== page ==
No real government
Acting PM Mariano Rajoy has failed to form a government. Photo: AFP
Since elections in December 2015, Spain has been governed by a caretaker executive that cannot take major decisions.
The deadlock began after the parliamentary election in December failed to give any party an absolute majority, as upstart groupings Ciudadanos and Podemos shook up Spain's long-established two-party system.
Efforts to forge a coalition failed as rival parties were unable to overcome their differences.
This prompted a repeat election in June with a similar result, and a similar inability to come to any kind of government deal.
In both cases, the ruling conservative Popular Party won but without an absolute majority, and it failed to win the necessary support to push through a coalition government.
Now the parties are up against an October 31st constitutional deadline, after which the king will have to dissolve parliament and call a third round of elections.
The left in dire straits
Socialist leader Pedro Sanchez is facing an uprising from within the party. Photo: AFP
The Socialist party (PSOE) – the oldest in Spain at 137 years old – is going through such a crisis that some say it is on the verge of “civil war”.
Seventeen members of the party's executive resigned on Wednesday in a bid to oust leader Pedro Sanchez, who was elected by grassroots members in 2014.
His detractors blame him for historically bad results in December and June general elections, and in regional polls at the weekend.
They also want the PSOE to use its 85 parliamentary seats to help unblock the political paralysis and allow a right-wing coalition government through by abstaining in the necessary vote of confidence.
That, they argue, would avoid a third round of elections and the party could go into opposition and build up strength again.
But Sanchez refuses, and is so far hanging on to his post.
The emergence of the far-left Podemos is partly responsible for the crisis, having attracted millions of mostly young voters who would normally have cast their ballots for the PSOE.
But Podemos too is in crisis, divided between moderates embodied by number two Inigo Errejon and a more radical faction led by current chief Pablo Iglesias.
Green-communist party Izquierda Unida, meanwhile, is also losing ground and some within the grouping want it to merge with Podemos.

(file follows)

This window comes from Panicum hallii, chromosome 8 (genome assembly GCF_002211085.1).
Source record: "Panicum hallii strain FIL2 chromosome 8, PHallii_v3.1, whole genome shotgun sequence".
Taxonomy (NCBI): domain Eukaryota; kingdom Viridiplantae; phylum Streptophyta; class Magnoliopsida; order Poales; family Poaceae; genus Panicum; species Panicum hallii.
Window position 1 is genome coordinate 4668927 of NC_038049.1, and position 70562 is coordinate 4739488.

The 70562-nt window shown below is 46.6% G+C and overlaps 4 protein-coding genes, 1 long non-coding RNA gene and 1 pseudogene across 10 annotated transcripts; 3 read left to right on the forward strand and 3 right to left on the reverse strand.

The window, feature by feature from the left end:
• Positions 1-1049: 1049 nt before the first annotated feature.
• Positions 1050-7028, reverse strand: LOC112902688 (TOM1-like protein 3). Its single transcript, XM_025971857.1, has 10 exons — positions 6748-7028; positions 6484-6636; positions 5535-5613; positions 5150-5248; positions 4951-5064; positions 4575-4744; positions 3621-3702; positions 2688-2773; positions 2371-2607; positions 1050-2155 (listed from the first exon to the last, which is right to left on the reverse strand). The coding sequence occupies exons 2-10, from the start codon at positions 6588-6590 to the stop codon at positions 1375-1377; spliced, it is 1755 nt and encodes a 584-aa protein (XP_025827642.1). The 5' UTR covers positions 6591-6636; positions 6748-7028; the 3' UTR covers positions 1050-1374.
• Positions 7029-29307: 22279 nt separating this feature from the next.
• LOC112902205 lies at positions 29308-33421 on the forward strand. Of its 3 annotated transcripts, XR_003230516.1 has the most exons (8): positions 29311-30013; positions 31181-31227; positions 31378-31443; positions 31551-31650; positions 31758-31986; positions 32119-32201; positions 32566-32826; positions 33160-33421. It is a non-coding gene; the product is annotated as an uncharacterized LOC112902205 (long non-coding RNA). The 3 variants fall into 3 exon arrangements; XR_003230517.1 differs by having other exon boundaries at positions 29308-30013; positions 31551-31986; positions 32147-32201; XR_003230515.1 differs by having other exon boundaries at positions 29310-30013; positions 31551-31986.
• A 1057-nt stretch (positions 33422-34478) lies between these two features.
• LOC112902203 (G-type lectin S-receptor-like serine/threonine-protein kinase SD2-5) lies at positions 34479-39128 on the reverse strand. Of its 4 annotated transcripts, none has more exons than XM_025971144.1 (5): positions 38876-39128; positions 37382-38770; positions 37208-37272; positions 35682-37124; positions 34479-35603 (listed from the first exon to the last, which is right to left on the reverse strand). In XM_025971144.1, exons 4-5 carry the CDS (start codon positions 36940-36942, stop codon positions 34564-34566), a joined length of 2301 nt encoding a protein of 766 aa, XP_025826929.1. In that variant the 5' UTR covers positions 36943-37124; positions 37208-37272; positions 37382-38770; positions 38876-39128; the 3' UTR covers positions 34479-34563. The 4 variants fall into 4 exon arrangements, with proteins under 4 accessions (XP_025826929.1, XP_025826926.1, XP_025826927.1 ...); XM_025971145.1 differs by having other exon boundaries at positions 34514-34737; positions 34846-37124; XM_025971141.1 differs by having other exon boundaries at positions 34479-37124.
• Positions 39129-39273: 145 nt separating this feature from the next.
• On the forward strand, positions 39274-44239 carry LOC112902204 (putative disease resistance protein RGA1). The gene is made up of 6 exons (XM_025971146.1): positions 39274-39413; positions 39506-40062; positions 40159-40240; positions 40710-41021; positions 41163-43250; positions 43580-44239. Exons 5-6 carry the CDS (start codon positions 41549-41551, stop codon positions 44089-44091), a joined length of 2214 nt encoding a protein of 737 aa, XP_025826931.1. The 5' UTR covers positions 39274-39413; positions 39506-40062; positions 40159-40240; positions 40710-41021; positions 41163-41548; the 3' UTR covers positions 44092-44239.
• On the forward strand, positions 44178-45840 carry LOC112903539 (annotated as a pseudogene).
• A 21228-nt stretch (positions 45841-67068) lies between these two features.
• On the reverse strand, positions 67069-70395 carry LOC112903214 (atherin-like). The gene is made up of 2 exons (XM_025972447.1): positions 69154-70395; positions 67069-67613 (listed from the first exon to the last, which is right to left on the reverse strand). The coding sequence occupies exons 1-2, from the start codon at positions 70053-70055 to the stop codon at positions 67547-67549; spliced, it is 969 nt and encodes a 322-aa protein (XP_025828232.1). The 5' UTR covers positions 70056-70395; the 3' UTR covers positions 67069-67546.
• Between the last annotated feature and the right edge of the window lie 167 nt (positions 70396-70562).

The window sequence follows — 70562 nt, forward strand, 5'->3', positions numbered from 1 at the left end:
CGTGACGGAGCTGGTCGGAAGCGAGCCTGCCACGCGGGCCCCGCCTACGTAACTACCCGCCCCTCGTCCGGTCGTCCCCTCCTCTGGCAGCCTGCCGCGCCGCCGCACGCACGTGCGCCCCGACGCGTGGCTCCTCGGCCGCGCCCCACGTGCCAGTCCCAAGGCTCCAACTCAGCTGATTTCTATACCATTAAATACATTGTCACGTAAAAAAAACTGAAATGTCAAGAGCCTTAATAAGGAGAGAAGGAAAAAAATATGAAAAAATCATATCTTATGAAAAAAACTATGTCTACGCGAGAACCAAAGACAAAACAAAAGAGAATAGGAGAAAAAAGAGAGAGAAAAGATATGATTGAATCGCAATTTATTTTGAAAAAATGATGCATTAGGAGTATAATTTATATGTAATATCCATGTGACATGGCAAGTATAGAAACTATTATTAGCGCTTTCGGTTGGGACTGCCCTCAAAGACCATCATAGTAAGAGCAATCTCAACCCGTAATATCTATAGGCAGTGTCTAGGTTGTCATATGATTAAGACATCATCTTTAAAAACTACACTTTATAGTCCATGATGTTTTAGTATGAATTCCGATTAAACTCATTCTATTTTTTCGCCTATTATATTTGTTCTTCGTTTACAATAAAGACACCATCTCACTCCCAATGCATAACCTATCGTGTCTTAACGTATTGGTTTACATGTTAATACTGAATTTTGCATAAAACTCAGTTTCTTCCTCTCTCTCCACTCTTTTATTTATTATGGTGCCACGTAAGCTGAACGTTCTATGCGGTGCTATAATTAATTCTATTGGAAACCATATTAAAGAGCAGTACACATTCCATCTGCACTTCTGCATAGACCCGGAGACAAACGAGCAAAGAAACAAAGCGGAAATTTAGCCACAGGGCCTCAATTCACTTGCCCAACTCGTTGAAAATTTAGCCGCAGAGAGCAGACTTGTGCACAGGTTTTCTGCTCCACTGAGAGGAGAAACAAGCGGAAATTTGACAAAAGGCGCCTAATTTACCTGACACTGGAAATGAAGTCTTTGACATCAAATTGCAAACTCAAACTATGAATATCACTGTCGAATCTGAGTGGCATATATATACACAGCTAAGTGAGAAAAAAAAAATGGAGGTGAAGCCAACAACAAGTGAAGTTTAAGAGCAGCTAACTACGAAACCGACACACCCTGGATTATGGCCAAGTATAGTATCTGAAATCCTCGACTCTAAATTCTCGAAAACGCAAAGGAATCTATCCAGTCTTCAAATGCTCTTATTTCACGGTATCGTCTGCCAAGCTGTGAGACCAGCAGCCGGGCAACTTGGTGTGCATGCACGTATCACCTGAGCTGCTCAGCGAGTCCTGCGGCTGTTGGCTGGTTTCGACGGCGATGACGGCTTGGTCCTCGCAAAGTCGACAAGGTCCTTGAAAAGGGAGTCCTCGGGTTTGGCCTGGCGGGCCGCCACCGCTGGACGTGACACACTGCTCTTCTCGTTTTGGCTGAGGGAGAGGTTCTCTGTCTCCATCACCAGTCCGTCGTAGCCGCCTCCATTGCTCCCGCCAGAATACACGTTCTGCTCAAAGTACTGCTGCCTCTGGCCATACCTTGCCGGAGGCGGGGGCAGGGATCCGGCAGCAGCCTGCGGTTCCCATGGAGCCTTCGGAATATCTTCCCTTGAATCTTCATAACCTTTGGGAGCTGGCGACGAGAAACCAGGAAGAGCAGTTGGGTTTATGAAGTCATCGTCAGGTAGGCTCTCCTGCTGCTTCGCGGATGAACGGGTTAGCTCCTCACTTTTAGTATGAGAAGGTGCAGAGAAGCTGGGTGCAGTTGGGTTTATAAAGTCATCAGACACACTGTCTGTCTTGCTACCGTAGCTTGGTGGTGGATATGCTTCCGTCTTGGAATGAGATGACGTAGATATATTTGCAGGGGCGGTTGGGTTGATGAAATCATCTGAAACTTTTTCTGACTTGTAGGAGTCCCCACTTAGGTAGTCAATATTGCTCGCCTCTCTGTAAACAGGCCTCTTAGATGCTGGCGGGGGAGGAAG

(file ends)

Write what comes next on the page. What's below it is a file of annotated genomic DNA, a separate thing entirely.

Separatism on the rise
Spain, where regions have a high degree of autonomy, is faced with a rising pro-independence movement in Catalonia prompted by the economic crisis and the ruling conservatives' refusal to negotiate.
The northeastern region is now run by a pro-independence coalition that won regional elections last year with an absolute majority.
As such, regional president Carles Puigdemont on Wednesday pledged he would call an independence referendum in September 2017.
He has also laid out the programme for his region's secession from Spain, saying that by the end of June next year, parliament will approve the necessary laws for Catalonia to be able to function as an independent state.
A recovering economy
After a devastating crisis sparked in 2008 when the housing bubble burst, economic growth picked up again in 2014.
The economy grew 3.2 percent last year and is expected to increase at the same rate in 2016.
But there are concerns that a protracted political deadlock will hit growth as investors fear instability and public procurement is frozen.
On Thursday Spain's central bank warned that the political impasse in the country could have negative economic effects and that a prolonged period of interim government would delay necessary reforms.
Unemployment is also still sky high. At 20 percent, it is the highest in the European Union after Greece.
And Spain is still battling to reduce its public deficit to below the level of three-percent of GDP set by the European Commission.
The central bank predicts that Spain's budget deficits this year and next would be 4.9 percent and 3.6 percent of annual GDP.
By Michaela Cancela-Kieffer / AFP